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If you have a criminal record, you may have difficulty entering Canada. If you were convicted of an offence that has an equivalent offence under Canadian law, you will likely be denied. There are a few exceptions to this rule, but most types of crimes can prevent you from entering Canada. Some non-conviction sentences will also result in denial if there is enough evidence that you committed the crime. For example, suspended sentences or deferrals could cause you to be denied.

Canada has three types of criminal offences:

Summary: Similar to a misdemeanor

Indictable: Similar to a felony

Hybrid: Could be tried as either summary or indictable

The information below is only a summary. If you have particular questions about your charges and inadmissibility to Canada, contact us for a free consultation.

What crimes are summary only?

If you have an offence that is considered strictly summary in Canada, you may be able to enter Canada. If you were convicted of two or more strictly summary offences, you may be denied entry for five years after which you can be deemed rehabilitated.

Examples of summary-only offences are possession of less than 30 grams of marijuana and causing a disturbance.

However, keep in mind that very few offences can only be tried as summary. Most offences in Canada can be tried as either summary or indictable. This makes them hybrid.

What are some hybrid offences?

If you were convicted of a hybrid offence, you can be denied entry to Canada. This is because the border officers will judge it on the higher standard of indictable. Some examples of hybrid offences, include:

  • Impaired driving: This is the most common reason for US citizens to be denied entry to Canada. A person can be denied entry for having been charged with more than .08% blood alcohol content or for refusing a breathalyzer.
  • Dangerous driving: This can include street racing or “drag” racing
  • Some types of assault
  • Resisting arrest or fleeing from the police
  • Some drug charges
  • Theft, shoplifting, robbery, burglary
  • Firearm offences: Unauthorized possession, assembling an automatic firearm, careless use, unsafe storage, pointing a firearm at someone, unauthorized transfer or sale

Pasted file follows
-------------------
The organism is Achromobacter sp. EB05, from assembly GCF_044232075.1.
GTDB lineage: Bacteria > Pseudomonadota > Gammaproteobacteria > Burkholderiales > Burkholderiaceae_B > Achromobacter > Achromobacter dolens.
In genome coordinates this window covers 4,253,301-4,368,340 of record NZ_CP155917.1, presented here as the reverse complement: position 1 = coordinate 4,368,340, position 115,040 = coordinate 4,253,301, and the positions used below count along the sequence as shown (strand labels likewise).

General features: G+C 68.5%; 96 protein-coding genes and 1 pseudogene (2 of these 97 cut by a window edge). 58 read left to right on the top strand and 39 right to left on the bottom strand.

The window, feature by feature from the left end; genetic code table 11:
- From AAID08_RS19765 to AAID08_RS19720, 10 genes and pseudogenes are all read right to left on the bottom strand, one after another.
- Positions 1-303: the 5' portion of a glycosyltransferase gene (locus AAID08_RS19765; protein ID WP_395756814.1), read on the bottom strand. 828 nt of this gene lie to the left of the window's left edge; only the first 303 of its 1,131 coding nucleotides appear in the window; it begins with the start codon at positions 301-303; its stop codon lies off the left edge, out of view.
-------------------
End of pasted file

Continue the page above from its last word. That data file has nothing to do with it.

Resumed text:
• Some types of fraud
  • Mischief
  • Harassment

What are some strictly indictable offences?

There are some crimes that are always indictable. These are crimes that will make you inadmissible to Canada. If the maximum prison sentence is more than 10 years under Canadian law, there is no automatic rehabilitation and you would need to apply for entry.

Types of offences include:

  • Murder, manslaughter
  • Arson
  • Some types of fraud
  • Some types of assault
  • Some trafficking offences
  • Dangerous driving or impaired driving causing death
  • Armed robbery

Prostitution: Selling services was struck from Canada’s laws in 2014; however, other crimes related to prostitution are still illegal. Some, such as being found in a “bawdy house” or soliciting in an area near children, are summary-only. Generally, Canada’s prostitution laws are intended to target clients and “pimps”.

What can you do?

If you have a single summary-only offence, you are not inadmissible to Canada.

If you have two or more summary-only offences, you can be deemed rehabilitated five years after the end of your sentence. Until then, you can apply for a Temporary Resident Permit (TRP) in order to enter Canada for a specific purpose.

If you have a hybrid offence, you must wait five years from the end of your sentence in order to apply for a permanent waiver (Criminal Rehabilitation). In the meantime, you can apply for a TRP. After 10 years from the end of your sentence, you may be automatically deemed rehabilitated.

If you have an offence on your record that would be punishable by a maximum prison term of 10 years or more if committed in Canada, you will need to apply for rehabilitation even if it has been more than 10 years since the completion of your sentence.

If you would like to find out if you are inadmissible to Canada, or if you would like to apply for a TRP or Criminal Rehabilitation, contact AllCleared at 1-866-972-7366.